Grassley Plays Key Role in Extending Unemployment Benefits
WASHINGTON -- Sen. Chuck Grassley, incoming chairman of the Committee on Finance,
was a leader in ensuring the Senate’s passage today of extended unemployment benefits for out-of-work Americans. Grassley’s committee has jurisdiction over the legislation, but Grassley felt the issue was so important that it should receive direct consideration by the full Senate. It did, on the first day of the Senate’s new session.
“Unemployment benefits are the bridges that help people get from one job to another," Grassley said. “These benefits aren’t huge, but they’re certainly better than nothing for those who are out of work and desperately looking for jobs. People have to put food on the table. They have to heat their homes. They have to buy their kids clothes, shoes and school supplies. Their needs are immediate, and they need immediate relief.
“While Congress is approving unemployment benefits, we need to do everything in our power to create jobs. I don’t mean just any jobs, but quality opportunities that pay enough income to sustain families and build careers. I look forward to working with my colleagues and the President on creating jobs. Americans are the world’s greatest workforce. Folks need and deserve to use their abilities and skills to the fullest.”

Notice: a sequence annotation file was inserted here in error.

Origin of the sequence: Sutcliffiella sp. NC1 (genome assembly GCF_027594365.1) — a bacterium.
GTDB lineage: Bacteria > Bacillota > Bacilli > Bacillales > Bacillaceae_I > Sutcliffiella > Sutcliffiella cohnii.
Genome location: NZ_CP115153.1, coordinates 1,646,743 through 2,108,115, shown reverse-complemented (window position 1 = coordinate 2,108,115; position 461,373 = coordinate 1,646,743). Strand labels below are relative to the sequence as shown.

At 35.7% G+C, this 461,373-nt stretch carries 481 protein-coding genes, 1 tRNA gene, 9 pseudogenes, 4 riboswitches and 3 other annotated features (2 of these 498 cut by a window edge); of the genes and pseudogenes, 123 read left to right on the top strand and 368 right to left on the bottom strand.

Last fall, before Congress adjourned, Grassley helped to broker an agreement between Senate
Republicans and Democrats on extending unemployment benefits. The Senate passed the legislation, but the House failed to act before the 107th Congress adjourned. Afterward, Grassley vowed to make the issue a priority in the first days of the new Congress.
Today, the first day of the Senate’s new session, Grassley and his colleagues brought the measure up for a vote; the bill passed without objection. The Senate approved a plan to provide up to 13 additional weeks of federally funded unemployment benefits to workers who exhaust their 26 weeks of regular state unemployment benefits. The Senate-passed plan will provide extended benefits to those who exhaust their regular benefits before the end of May. The measure will cost $7.3 billion.
According to media reports, House Republican leaders said they will consider the legislation
Congress created the federally funded 13-week extended benefit in March of 2002. Thatprogram, however, expired Dec. 28, cutting short the benefits of about 750,000 unemployed workers. The Senate plan would reinstate those workers’ benefits as well as allow other workers to qualify for extended benefits.
Labor Secretary Elaine Chao said in a letter to incoming Senate Majority Leader Bill Frist
that if Congress sends the legislation to the President by Thursday, there will be no disruption in
payments to the 750,000 workers.
More than 30,000 Iowans were collecting regular state unemployment benefits, as of late
December, and could potentially benefit from the Senate-passed plan.
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